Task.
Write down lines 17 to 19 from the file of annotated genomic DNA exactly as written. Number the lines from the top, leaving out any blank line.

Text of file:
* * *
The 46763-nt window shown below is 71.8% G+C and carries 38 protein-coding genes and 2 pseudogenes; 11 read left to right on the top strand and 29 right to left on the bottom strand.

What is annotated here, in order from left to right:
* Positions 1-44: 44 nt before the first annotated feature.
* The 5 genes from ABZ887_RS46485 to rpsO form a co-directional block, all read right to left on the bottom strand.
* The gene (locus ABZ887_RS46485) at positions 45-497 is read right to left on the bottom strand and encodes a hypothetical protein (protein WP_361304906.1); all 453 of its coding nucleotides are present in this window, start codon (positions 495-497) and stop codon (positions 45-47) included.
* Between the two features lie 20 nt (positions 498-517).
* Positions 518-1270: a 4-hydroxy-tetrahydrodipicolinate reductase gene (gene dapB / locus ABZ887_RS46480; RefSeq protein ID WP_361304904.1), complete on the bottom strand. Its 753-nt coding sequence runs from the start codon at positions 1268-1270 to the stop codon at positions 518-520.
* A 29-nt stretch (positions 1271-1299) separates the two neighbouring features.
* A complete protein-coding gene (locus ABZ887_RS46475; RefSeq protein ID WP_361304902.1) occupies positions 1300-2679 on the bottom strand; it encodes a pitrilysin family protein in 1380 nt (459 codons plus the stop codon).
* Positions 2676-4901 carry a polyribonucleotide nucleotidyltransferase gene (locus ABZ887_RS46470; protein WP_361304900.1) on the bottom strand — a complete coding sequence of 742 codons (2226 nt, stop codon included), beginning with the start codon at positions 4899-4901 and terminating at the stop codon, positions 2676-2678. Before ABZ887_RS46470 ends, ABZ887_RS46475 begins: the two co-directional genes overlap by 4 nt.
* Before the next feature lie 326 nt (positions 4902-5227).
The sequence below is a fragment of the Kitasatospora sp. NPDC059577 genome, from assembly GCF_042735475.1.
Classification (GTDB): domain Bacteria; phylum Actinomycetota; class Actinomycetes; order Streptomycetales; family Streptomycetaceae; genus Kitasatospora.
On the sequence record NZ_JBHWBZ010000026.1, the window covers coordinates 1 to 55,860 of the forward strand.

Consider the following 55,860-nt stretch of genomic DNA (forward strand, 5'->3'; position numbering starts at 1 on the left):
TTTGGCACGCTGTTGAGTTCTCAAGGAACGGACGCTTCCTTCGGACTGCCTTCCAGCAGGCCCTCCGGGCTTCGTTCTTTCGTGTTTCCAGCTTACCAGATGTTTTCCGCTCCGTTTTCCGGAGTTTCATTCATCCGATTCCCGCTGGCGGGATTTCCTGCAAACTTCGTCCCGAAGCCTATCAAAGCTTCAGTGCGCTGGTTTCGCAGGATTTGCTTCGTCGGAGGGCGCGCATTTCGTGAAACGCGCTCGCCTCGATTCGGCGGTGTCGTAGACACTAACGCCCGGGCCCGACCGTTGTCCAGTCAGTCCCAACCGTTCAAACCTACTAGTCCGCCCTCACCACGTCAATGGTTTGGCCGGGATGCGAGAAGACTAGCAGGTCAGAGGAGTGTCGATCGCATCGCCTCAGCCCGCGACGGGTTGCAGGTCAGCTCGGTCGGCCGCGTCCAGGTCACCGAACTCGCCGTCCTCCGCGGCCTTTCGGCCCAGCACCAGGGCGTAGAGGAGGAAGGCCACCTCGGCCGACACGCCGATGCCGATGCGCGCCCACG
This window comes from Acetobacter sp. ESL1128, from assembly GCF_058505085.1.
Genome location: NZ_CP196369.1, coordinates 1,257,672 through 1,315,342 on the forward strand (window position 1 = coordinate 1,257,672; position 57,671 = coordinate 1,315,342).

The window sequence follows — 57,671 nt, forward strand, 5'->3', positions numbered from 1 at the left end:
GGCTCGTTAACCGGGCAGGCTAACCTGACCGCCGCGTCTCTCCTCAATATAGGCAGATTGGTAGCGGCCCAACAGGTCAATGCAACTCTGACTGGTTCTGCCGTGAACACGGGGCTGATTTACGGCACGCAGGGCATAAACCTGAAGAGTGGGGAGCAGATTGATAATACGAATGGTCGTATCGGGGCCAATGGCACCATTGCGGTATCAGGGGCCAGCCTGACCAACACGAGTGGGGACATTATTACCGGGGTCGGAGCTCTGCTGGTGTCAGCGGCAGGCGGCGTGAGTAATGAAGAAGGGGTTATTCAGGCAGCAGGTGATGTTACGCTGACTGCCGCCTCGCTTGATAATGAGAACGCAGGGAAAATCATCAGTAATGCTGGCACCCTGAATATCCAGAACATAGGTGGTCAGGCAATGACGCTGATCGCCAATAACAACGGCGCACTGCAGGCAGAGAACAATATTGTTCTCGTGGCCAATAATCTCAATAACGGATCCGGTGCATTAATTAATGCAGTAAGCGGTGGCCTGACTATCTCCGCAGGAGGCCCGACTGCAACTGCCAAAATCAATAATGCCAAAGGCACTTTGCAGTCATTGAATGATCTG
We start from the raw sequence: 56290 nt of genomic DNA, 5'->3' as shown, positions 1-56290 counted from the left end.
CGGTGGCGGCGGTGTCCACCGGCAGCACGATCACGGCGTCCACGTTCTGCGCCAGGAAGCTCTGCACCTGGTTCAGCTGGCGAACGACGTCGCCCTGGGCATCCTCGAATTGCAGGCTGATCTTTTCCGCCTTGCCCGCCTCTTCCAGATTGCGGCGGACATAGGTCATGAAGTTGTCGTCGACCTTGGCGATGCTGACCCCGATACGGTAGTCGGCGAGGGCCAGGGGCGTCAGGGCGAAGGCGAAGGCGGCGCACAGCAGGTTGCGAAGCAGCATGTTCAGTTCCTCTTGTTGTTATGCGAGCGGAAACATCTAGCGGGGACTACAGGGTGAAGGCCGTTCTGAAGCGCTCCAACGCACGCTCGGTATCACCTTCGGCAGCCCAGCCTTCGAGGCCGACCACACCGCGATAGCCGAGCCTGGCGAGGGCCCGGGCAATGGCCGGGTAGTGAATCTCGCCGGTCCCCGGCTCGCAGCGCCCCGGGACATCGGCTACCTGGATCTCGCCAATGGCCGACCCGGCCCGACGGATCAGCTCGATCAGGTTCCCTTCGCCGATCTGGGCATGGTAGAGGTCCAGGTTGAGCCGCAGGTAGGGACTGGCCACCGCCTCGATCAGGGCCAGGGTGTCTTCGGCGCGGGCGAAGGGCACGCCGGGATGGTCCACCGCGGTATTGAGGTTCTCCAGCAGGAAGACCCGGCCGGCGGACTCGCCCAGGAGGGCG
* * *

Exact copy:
This window comes from Acetobacter sp. ESL1128, from assembly GCF_058505085.1.
Genome location: NZ_CP196369.1, coordinates 1,257,672 through 1,315,342 on the forward strand (window position 1 = coordinate 1,257,672; position 57,671 = coordinate 1,315,342).

The window sequence follows — 57,671 nt, forward strand, 5'->3', positions numbered from 1 at the left end: